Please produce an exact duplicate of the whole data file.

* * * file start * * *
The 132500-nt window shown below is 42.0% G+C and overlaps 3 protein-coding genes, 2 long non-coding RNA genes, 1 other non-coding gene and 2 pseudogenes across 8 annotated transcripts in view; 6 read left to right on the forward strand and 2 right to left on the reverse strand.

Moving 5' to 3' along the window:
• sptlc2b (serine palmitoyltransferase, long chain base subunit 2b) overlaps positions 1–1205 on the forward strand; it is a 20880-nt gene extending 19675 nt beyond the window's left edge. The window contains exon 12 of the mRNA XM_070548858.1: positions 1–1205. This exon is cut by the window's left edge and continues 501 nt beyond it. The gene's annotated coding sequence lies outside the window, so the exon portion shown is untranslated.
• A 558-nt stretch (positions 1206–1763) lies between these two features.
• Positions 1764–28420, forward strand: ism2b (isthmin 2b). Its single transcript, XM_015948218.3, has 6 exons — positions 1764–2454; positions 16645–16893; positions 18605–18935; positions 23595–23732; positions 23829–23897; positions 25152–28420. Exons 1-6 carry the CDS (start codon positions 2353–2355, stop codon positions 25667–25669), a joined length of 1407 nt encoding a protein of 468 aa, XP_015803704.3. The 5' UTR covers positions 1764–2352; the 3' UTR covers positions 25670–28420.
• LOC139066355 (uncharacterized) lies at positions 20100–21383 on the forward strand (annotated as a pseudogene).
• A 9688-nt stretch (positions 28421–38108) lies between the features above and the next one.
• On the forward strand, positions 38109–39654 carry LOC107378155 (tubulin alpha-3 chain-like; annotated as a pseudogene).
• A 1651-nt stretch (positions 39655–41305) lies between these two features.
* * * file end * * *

The 132500-nt window shown below is 42.0% G+C and overlaps 3 protein-coding genes, 2 long non-coding RNA genes, 1 other non-coding gene and 2 pseudogenes across 8 annotated transcripts in view; 6 read left to right on the forward strand and 2 right to left on the reverse strand.

Moving 5' to 3' along the window:
• sptlc2b (serine palmitoyltransferase, long chain base subunit 2b) overlaps positions 1–1205 on the forward strand; it is a 20880-nt gene extending 19675 nt beyond the window's left edge. The window contains exon 12 of the mRNA XM_070548858.1: positions 1–1205. This exon is cut by the window's left edge and continues 501 nt beyond it. The gene's annotated coding sequence lies outside the window, so the exon portion shown is untranslated.
• A 558-nt stretch (positions 1206–1763) lies between these two features.
• Positions 1764–28420, forward strand: ism2b (isthmin 2b). Its single transcript, XM_015948218.3, has 6 exons — positions 1764–2454; positions 16645–16893; positions 18605–18935; positions 23595–23732; positions 23829–23897; positions 25152–28420. Exons 1-6 carry the CDS (start codon positions 2353–2355, stop codon positions 25667–25669), a joined length of 1407 nt encoding a protein of 468 aa, XP_015803704.3. The 5' UTR covers positions 1764–2352; the 3' UTR covers positions 25670–28420.
• LOC139066355 (uncharacterized) lies at positions 20100–21383 on the forward strand (annotated as a pseudogene).
• A 9688-nt stretch (positions 28421–38108) lies between the features above and the next one.
• On the forward strand, positions 38109–39654 carry LOC107378155 (tubulin alpha-3 chain-like; annotated as a pseudogene).
• A 1651-nt stretch (positions 39655–41305) lies between these two features.